Despite the crudeness of the phrase, I consume a lot of online content. The internet is awash in things to pass the time. Most of it is crap, the mental equivalent of cotton candy. However, there are a handful of talks that I continue to return to. They are the ones that, even after years, I highlight in presentations and compare and contrast with new information.
Here is a selection of some of my foundational references. Hopefully, you’ll find them as influential as I have.
How to Design a Good API and Why it Matters, by Joshua Bloch, Google Tech Talks (2007)
I’ve written some form of the Net API Notes Email Newsletter for the past several years. In that time, I’ve reviewed gobs of API-related content. However, I have yet to come across another piece which as powerfully states the importance of great API design, and what it is, like this video.
Joshua rightly argues that good API Design is:
- Easy to Learn
- Easy to Use, Even Without Supplemental Documentation
- Hard to Misuse
- Easy to Read and Maintain Code that Uses It
- Sufficiently Powerful to Satisfy Requirements
- Easy to Evolve
- Appropriate to the Audience
The kicker here is that Joshua isn’t even talking about web, or net, APIs. The APIs he is talking about are lower-level, intra-language interfaces. However, the fact that these things continue to apply to other contexts is a testament to the universality of the message.
How to Design a Good API and Why it Matters
Meeting Resistance and Moving Forward, by Linda Rising, GOTO Conference (2017)
Having lived (survived?) through several digital transformation efforts, each with various degrees of success, I have an appreciation for diffusion of innovation theory. The theory outlines “the process by which an innovation is communicated over time among the participants in a social system”.
Said another way, a disruptive change, like those brought about by digital transformation, is adopted by different audiences at different rates. Subsequent research has shown that any changing population breaks down into the same percentages:
- Innovators (2.5%): Will something for no other reason than it is new
- Early Adopters (13.5%): More discrete in their selections than innovators, adopters use status as early pioneers to maintain social credibility with their peer group while taking on less risk (cutting verses bleeding edge)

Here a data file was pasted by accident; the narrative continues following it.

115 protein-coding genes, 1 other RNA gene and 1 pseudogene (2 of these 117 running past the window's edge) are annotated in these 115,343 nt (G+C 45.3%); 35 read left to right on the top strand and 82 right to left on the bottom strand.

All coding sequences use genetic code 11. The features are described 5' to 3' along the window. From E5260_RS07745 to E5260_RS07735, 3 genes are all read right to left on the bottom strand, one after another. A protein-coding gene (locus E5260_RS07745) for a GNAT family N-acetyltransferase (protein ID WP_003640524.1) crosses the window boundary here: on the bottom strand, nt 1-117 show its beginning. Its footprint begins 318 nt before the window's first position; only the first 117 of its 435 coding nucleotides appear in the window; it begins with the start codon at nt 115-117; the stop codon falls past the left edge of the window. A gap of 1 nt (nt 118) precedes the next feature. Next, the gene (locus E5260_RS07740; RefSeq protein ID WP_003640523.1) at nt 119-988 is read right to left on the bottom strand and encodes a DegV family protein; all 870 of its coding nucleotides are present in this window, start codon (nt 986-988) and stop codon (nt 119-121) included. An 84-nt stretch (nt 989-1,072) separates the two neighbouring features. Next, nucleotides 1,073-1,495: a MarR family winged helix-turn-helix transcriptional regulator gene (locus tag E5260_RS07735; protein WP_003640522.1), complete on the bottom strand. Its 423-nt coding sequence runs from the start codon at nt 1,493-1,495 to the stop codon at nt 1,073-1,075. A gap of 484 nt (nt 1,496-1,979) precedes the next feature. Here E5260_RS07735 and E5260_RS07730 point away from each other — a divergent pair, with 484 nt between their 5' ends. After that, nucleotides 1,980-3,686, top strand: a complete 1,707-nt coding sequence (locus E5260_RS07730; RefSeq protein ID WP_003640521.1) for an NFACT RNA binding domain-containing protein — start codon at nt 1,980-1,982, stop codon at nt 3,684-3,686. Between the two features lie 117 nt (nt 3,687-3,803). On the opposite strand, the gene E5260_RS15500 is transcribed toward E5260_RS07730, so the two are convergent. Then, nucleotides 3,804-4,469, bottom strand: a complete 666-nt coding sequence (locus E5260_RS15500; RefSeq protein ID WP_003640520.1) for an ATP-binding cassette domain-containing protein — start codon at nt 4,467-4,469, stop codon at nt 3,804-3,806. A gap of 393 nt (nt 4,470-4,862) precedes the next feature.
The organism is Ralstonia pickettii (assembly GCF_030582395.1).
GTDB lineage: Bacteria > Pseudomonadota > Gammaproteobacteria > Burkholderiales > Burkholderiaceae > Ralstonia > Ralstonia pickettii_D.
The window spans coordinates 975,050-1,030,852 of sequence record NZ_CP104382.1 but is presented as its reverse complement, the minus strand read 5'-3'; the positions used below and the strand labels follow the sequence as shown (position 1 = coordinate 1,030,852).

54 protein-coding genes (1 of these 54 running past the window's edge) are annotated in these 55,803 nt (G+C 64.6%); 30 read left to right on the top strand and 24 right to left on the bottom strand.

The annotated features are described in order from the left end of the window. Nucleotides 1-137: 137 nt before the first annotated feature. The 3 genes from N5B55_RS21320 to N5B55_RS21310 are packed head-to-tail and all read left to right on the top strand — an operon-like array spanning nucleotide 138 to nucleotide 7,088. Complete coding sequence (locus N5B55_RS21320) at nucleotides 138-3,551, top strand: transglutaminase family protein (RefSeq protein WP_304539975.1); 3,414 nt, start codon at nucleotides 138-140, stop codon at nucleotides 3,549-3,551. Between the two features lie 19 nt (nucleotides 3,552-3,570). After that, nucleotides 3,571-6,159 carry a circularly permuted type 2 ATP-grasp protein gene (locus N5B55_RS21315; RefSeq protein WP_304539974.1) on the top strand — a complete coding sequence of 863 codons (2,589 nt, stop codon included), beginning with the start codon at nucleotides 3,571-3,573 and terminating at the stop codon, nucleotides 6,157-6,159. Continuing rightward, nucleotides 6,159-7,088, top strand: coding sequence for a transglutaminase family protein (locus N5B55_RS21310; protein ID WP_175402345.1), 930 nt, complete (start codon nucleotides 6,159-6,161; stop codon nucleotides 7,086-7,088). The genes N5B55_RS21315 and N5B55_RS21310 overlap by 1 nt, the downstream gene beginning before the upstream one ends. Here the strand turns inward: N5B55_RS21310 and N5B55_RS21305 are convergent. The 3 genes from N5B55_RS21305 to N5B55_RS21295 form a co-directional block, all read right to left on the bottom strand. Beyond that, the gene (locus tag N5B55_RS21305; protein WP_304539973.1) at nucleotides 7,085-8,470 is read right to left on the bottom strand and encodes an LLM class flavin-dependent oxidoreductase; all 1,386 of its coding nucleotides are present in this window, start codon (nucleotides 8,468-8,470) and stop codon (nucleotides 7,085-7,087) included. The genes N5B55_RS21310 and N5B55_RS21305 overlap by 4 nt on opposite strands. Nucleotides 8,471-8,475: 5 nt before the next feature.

- Early Majority (34%): Willing to adopt innovations, but only after seeing what success with the innovation looks like among their peers
- Late Majority (34%): Are loath to adopt the innovation unless specifically told they have to, after which they require higher levels of support and encouragement
- Laggards (16%): Those who actively resist change, and will actively work to thwart an innovation for no other reason that it is new
Be warned: the opening five-ten minutes to Linda Rising’s talk is rambling and referential to the events at the time; many were still attempting to process the results of the 2016 presidential election. However, when you scrub past that, you get a wonderful insight into people’s relationship with technology. Any change agent attempting big things, at scale, needs this foundational awareness before developing their strategy.
Meeting Resistance and Moving Forward
Seeing Whole Systems, by Nicky Case, The Long Now Foundation (2017)
Software governance at enterprise scale is tricky. To explain reoccurring phenomenon, I had to expand my research beyond typical software fare. Donella H. Meadows “Thinking in Systems”, and related systems dynamics education, has been incredibly relevant.
The software environment in most companies is a complex, dynamic system. A defining characteristic of a complex system is that the behavior cannot be understood by knowing about the individual components. There is not a linear relationship between a top-down mandate and the desired outcome. A complex system will exhibit emergent behavior when nudged; behavior that is always unexpected, and sometimes undesirable.
It is one thing to realize you’re a participant in (or victim of?) a complex system. A logical next step is identifying what to do about it. Nicky Case’s video on Seeing Whole Systems goes into that detail. Nicky, correctly, articulates how too much of governance thinking presumes clear causality between actions and outcomes. This is the mentality of “something bad happened, so we’ll create a rule to prevent the bad thing from happening”. Instead of edicts or directives, Nicky demonstrates how virtuous feedback loops (either positive or negative) can work on a dynamic system over time.
That’s a brief, first list of references that I return to regularly. If folks find this useful or know of related material I should check out, let me know.